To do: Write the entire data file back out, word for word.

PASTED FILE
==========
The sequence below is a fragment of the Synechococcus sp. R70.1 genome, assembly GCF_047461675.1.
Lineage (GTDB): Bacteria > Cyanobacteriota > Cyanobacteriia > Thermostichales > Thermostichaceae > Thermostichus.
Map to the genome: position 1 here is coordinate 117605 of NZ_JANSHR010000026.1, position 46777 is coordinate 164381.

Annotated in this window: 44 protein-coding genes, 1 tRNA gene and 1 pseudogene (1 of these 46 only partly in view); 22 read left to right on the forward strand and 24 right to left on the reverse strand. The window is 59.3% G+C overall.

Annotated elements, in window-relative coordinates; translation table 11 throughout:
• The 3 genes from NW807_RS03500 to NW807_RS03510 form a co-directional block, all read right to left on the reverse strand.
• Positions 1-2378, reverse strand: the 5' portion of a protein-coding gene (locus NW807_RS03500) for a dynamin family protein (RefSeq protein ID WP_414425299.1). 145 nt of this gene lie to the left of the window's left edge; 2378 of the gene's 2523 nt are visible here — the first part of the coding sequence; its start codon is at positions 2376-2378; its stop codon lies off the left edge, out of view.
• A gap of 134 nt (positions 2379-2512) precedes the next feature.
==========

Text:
The sequence below is a fragment of the Synechococcus sp. R70.1 genome, assembly GCF_047461675.1.
Lineage (GTDB): Bacteria > Cyanobacteriota > Cyanobacteriia > Thermostichales > Thermostichaceae > Thermostichus.
Map to the genome: position 1 here is coordinate 117605 of NZ_JANSHR010000026.1, position 46777 is coordinate 164381.

Annotated in this window: 44 protein-coding genes, 1 tRNA gene and 1 pseudogene (1 of these 46 only partly in view); 22 read left to right on the forward strand and 24 right to left on the reverse strand. The window is 59.3% G+C overall.

Annotated elements, in window-relative coordinates; translation table 11 throughout:
• The 3 genes from NW807_RS03500 to NW807_RS03510 form a co-directional block, all read right to left on the reverse strand.
• Positions 1-2378, reverse strand: the 5' portion of a protein-coding gene (locus NW807_RS03500) for a dynamin family protein (RefSeq protein ID WP_414425299.1). 145 nt of this gene lie to the left of the window's left edge; 2378 of the gene's 2523 nt are visible here — the first part of the coding sequence; its start codon is at positions 2376-2378; its stop codon lies off the left edge, out of view.
• A gap of 134 nt (positions 2379-2512) precedes the next feature.